Pomp, Circumstance And Being Unequal

Each year the Queen takes a week of engagements in Scotland – outwith her lengthy personal stays at Balmoral – the highlight of which is the Garden Party at Holyrood Palace. This week I was afforded an insight into this major social event in the Royal calendar when I joined thousands of guests in the pouring rain on the palace lawn in Edinburgh.

Arriving an hour before proceedings commenced we were guided by the visiting Metropolitan Police officers to a long snaking queue past the entrance of Scotland’s new democratic parliament building. Umbrellas were everywhere, many emblazoned with the regalia of big corporations or union flags. Moving along we were witness to celebrated servicemen and women and banks of those offered an opportunity to visit the palace in recognition of achievements both social and cultural. A true smorgasbord of civic Scotland.

Once inside the walls and decorative gardens, the first bars of ‘God Save the Queen’ rang out as people jostled for position to see a small old lady of 87 years step out of her palace to walk amongst a crowd of excitable – mostly middle aged – guests. The absurdity of it all hit home, as archers in medieval costume paced behind a crowd of top-hat and tailed gentlemen. Modern it was not, the rain poured further.

After further taking in the enthralled crowd, and hearing who I assumed was a Lord discussing his impending ambassadorship of a Scout group in Surrey or Somerset or Sussex, we wandered the grounds looking for tea and sandwiches. Passing by groups of reminiscing acquaintances and business leaders, we would see an engaged Alex Salmond chatting, an umbrella-less Ruth Davidson marquee bound and a visibly excitable David Mundell enjoying the pomp of it all. Scotland’s political class could not miss out on such an occasion it would seem.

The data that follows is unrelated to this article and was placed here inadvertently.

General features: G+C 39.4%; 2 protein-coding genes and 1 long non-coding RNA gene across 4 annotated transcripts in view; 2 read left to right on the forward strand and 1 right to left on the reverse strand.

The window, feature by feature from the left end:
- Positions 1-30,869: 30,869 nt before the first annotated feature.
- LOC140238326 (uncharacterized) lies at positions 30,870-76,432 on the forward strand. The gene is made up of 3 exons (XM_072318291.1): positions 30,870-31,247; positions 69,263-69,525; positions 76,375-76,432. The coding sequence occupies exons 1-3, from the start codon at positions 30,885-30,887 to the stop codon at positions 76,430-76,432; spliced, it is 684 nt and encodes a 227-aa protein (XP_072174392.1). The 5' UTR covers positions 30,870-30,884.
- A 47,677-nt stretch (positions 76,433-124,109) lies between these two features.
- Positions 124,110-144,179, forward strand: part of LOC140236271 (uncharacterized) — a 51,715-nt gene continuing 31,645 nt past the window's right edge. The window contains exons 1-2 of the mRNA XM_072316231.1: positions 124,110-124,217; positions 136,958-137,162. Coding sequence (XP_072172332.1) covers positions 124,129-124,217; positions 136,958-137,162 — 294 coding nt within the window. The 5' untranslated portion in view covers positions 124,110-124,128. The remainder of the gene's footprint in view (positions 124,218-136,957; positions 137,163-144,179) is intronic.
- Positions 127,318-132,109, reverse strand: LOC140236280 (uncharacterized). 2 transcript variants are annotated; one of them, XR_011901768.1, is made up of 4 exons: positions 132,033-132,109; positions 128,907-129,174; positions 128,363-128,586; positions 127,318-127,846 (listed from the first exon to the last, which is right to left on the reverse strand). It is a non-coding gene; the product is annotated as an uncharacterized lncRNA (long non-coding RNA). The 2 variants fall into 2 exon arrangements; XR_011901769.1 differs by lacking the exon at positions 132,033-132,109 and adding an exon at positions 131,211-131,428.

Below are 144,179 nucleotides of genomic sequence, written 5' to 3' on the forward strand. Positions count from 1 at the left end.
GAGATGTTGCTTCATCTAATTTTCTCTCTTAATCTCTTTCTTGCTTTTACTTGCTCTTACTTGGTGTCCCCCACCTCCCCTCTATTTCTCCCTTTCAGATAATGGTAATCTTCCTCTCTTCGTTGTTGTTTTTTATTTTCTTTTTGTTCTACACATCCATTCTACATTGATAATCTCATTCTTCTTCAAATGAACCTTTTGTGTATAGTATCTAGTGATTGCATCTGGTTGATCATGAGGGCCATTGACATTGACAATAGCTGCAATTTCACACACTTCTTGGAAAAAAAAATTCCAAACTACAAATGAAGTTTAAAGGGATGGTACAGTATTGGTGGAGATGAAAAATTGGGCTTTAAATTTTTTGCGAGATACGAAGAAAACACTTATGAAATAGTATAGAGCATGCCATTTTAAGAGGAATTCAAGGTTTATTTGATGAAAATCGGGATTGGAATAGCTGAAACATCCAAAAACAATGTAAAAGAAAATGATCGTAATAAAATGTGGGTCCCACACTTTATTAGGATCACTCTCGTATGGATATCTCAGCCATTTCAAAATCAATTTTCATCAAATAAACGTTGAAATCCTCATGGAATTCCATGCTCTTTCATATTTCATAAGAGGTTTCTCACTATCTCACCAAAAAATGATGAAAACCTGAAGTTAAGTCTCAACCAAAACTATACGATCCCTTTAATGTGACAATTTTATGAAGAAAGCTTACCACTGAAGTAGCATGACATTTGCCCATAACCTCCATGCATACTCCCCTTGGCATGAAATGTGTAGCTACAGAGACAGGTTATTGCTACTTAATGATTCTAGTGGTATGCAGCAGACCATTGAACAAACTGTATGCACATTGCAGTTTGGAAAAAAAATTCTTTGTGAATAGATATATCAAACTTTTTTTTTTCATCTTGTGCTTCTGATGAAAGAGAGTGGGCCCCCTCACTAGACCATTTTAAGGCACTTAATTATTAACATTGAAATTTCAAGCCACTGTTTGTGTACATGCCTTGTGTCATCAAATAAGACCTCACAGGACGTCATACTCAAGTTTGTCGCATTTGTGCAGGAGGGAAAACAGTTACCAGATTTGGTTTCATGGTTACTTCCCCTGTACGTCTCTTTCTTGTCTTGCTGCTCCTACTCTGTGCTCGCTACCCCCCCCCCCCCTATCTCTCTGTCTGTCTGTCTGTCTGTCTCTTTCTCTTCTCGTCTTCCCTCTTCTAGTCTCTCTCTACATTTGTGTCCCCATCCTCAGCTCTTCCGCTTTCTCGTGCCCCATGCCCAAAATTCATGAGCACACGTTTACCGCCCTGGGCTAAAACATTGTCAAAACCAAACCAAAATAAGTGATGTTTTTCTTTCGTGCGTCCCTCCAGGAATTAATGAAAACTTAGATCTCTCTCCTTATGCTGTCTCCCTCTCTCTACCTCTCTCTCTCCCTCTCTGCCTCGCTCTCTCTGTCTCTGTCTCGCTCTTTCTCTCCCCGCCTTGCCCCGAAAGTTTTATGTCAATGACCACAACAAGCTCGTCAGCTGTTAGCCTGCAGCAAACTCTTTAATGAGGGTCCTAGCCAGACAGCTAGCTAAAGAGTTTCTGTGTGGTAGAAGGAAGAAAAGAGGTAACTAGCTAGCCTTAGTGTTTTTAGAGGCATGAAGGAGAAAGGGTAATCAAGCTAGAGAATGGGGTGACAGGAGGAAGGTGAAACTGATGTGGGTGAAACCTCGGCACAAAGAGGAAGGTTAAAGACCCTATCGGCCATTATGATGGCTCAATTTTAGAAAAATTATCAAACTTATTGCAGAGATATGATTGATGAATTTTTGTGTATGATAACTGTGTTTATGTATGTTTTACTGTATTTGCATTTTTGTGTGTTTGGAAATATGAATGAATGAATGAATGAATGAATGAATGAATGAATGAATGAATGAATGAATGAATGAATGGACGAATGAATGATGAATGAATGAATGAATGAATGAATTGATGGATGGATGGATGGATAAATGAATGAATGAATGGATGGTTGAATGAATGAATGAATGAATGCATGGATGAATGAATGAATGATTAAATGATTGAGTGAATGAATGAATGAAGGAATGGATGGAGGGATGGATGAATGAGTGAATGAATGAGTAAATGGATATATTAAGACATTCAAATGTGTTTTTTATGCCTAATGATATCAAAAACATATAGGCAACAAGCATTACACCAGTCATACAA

Eventually finding ourselves in a one of the huge marquees we were treated to a thoroughly warming cup of tea, fresh mint and cucumber sandwiches and delicious cakes. The marquees found themselves thronging with people looking for shelter from the open heavens, making them fertile territory to overhear the conversations of those around. One snippet struck me more than others.

“These cakes are delicious”, the woman said.

“Well, we are paying for it all”, came the joking reply of the man standing beside her.

So with that throw away comment freshly in mind I headed off, the rain and ceremony both lasting around two hours.  As I strolled up the Royal Mile I began to think about the day out, the current political context, and the timing of events to come later this week.

Independence and celebrating equality

On my walk I couldn’t shake the feeling that the Queen’s visit in the week that across the Atlantic our American cousins celebrate their independence is somewhat ironic. Perhaps most fitting is to look back to their declaration of independence on July 4th, 1776 as guidance. Its second sentence reads,

“We hold these truths to be self-evident, that all men are created equal, that they are endowed by their Creator with certain unalienable Rights, that among these are Life, Liberty and the pursuit of Happiness.”

Over 250 years ago, and less than seventy-five years after the Act of Union, the progressive voices of American Independence proclaimed all men equal. Today in the United Kingdom, as exhibited on this latest Royal visit, not much has changed to suggest the voice of those American’s had much impact on Britain’s social structures.

What I took home with me was one clear lesson. As we move towards a referendum on the kind of country we want to be part of it is worth remembering that in the United Kingdom today, amongst the Monarchy, its Lords and Ladies we still witness that some men are created more equal than others.

Ross Aitchison


About Ross Aitchison

Ross Aitchison is a Part II Architectural Assistant based in Edinburgh and a graduate of Edinburgh College of Art, originally from Aberdeenshire. He is a national organiser for National Collective.